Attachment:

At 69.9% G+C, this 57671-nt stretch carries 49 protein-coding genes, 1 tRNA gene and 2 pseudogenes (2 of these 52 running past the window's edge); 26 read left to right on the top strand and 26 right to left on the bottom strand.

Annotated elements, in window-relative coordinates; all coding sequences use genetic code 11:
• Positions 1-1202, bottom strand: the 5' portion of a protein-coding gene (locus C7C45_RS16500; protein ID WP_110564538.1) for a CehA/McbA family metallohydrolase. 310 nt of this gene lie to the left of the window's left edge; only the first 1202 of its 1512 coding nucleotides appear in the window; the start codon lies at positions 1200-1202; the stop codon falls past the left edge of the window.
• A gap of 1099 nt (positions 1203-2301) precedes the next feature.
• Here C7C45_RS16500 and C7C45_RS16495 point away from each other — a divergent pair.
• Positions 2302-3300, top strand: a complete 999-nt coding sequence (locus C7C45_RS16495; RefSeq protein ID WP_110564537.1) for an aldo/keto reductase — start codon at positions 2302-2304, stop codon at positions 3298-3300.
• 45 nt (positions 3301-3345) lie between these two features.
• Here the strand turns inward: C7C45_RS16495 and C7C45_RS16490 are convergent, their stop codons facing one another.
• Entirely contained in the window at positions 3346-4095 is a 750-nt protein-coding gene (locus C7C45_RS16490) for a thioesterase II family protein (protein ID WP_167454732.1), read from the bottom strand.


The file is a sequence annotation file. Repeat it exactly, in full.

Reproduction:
At 69.9% G+C, this 57671-nt stretch carries 49 protein-coding genes, 1 tRNA gene and 2 pseudogenes (2 of these 52 running past the window's edge); 26 read left to right on the top strand and 26 right to left on the bottom strand.

Annotated elements, in window-relative coordinates; all coding sequences use genetic code 11:
• Positions 1-1202, bottom strand: the 5' portion of a protein-coding gene (locus C7C45_RS16500; protein ID WP_110564538.1) for a CehA/McbA family metallohydrolase. 310 nt of this gene lie to the left of the window's left edge; only the first 1202 of its 1512 coding nucleotides appear in the window; the start codon lies at positions 1200-1202; the stop codon falls past the left edge of the window.
• A gap of 1099 nt (positions 1203-2301) precedes the next feature.
• Here C7C45_RS16500 and C7C45_RS16495 point away from each other — a divergent pair.
• Positions 2302-3300, top strand: a complete 999-nt coding sequence (locus C7C45_RS16495; RefSeq protein ID WP_110564537.1) for an aldo/keto reductase — start codon at positions 2302-2304, stop codon at positions 3298-3300.
• 45 nt (positions 3301-3345) lie between these two features.
• Here the strand turns inward: C7C45_RS16495 and C7C45_RS16490 are convergent, their stop codons facing one another.
• Entirely contained in the window at positions 3346-4095 is a 750-nt protein-coding gene (locus C7C45_RS16490) for a thioesterase II family protein (protein ID WP_167454732.1), read from the bottom strand.